Some at the White House apparently were not happy when President Obama was awarded the Nobel Peace Prize in 2009, the Associated Press reports.
Norway's then-representative to the United Nations, Morten Wetland, was quoted in a Thursday article as saying that then-White House Chief of Staff Rahm Emanuel approached the Norwegian ambassador to Washington, Wegger Stroemmen, about the U.S. president's selection and accused him of "fawning" over Obama.
Wetland said he did not personally see the exchange between Emanuel and Stroemmen. He declined to disclose how he learned about the alleged exchange between the two men. Emanuel, who is famously blunt and hot-tempered, is currently the mayor of Chicago. Stroemmen, now a top official at the Norwegian foreign ministry, did not respond to requests for comment.
"I think everyone wanted to know what motivated the [Nobel] committee," Wetland said. "But when I was going down to the U.N. in New York, nobody talked about it. It was weird because the U.N. is a talking shop. And people just looked at their shoes. People didn't raise it with me."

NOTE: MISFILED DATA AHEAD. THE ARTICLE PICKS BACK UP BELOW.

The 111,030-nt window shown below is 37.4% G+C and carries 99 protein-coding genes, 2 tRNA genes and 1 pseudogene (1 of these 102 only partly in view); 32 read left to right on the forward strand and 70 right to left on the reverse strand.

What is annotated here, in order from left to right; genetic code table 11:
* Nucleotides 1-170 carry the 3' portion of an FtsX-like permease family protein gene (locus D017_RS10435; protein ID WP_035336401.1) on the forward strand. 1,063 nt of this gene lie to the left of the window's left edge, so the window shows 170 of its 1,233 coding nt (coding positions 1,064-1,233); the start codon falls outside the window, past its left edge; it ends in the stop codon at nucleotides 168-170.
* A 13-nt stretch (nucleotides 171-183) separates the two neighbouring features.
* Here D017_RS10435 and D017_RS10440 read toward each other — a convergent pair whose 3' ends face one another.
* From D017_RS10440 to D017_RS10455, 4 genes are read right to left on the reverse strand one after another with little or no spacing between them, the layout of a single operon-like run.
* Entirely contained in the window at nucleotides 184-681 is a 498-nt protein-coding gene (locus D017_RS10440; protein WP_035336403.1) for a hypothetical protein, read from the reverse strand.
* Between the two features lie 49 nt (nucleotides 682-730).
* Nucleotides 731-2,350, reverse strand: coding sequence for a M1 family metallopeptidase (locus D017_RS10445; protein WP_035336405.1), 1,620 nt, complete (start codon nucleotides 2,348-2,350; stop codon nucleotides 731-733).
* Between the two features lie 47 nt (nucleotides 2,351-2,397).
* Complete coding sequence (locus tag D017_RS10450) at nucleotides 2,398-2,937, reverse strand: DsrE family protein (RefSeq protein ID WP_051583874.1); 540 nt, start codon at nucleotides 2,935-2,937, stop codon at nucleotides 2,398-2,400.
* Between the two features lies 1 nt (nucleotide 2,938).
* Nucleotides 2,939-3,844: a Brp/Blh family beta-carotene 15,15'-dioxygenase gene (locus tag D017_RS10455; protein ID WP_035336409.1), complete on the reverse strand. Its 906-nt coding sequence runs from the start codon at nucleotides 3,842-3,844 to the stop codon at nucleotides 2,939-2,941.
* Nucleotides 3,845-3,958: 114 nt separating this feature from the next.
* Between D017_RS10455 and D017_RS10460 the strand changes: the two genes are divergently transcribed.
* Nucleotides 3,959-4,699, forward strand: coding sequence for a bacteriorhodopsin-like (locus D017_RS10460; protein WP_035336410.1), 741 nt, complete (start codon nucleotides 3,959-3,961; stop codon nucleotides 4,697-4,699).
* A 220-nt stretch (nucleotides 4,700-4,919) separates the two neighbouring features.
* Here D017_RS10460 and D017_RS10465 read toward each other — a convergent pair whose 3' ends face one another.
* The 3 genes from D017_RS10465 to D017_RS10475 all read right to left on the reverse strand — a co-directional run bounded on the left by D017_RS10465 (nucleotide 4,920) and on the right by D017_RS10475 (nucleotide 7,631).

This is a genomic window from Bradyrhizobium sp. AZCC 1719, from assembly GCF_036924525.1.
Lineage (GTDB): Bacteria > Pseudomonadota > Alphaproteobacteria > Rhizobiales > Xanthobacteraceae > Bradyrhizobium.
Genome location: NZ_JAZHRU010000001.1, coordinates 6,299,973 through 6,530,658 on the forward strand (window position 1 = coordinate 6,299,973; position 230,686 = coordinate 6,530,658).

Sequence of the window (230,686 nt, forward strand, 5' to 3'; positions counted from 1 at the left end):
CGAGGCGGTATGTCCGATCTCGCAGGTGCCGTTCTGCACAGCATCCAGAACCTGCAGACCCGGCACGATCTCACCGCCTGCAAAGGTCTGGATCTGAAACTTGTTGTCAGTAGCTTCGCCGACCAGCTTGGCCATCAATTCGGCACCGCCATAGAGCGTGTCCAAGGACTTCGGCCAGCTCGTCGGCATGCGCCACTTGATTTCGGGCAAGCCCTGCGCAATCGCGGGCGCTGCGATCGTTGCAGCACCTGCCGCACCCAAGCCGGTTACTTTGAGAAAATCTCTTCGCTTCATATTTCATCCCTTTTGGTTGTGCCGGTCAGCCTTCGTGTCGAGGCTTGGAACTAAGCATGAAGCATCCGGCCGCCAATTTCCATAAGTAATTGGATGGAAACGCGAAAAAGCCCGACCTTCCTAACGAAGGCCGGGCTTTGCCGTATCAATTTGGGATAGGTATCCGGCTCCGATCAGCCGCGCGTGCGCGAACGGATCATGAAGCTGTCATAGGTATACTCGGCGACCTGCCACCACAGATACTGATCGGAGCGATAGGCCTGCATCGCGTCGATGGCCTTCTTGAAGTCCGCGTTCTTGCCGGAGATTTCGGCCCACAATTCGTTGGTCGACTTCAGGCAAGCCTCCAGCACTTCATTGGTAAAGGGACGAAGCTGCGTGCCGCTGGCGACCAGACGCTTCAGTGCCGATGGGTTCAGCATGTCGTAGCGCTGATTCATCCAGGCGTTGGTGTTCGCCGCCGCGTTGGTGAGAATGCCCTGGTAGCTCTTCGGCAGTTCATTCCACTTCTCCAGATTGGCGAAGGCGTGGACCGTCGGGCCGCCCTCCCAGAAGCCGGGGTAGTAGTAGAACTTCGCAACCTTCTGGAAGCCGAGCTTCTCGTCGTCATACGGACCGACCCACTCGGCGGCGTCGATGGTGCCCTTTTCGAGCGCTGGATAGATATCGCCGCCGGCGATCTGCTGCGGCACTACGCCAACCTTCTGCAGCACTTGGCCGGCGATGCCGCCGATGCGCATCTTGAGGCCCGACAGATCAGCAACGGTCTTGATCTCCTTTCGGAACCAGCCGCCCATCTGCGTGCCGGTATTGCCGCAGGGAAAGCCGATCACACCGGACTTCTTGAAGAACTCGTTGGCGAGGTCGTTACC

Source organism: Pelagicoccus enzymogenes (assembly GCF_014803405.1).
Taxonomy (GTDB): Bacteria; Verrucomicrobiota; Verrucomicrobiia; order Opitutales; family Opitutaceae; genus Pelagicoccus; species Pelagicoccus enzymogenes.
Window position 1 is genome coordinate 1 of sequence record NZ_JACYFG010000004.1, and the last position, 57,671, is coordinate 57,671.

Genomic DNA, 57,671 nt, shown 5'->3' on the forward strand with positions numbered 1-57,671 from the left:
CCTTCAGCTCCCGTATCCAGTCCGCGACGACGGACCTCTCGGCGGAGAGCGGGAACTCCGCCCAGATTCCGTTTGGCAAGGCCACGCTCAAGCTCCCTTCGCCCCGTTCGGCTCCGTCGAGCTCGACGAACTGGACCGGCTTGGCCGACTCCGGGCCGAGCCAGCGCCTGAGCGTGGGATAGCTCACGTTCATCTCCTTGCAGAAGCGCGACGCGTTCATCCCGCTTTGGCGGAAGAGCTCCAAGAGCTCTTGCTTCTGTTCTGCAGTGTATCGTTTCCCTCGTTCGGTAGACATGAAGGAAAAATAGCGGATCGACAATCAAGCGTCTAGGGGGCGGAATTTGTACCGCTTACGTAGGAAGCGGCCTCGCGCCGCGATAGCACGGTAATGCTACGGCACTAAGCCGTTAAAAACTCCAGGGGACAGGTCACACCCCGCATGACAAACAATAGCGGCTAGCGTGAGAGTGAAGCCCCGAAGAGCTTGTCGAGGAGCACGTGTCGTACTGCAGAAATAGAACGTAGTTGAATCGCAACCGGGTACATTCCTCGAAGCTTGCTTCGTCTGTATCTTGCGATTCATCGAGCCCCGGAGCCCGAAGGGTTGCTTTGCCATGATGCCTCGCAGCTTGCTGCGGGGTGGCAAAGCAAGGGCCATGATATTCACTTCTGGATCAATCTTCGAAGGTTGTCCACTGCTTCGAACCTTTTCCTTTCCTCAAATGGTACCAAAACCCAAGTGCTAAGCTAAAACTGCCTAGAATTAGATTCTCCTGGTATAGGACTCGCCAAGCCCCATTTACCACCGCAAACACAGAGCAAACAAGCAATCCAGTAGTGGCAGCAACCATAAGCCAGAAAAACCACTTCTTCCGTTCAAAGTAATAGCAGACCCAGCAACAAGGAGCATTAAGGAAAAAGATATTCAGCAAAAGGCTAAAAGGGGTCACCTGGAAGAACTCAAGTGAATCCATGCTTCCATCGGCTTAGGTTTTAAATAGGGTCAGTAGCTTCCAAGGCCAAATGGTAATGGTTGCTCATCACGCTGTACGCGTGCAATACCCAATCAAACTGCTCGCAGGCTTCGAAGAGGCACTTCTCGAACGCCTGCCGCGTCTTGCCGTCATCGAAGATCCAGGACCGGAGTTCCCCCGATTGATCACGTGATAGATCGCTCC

In announcing their decision to give the prize to the U.S. leader, the five-member Nobel committee, which is selected by the Norwegian parliament, said it had "attached special importance to Obama's vision of and work for a world without nuclear weapons."
At the time, a number of skeptics noted that Obama had occupied the Oval Office for a mere 12 days before the Nobel nominations deadline, and that it was not clear how much tangible progress he had made in his ambition to foster global nuclear disarmament.
This article was published in Global Security Newswire, which is produced independently by National Journal Group under contract with the Nuclear Threat Initiative. NTI is a nonprofit, nonpartisan group working to reduce global threats from nuclear, biological, and chemical weapons.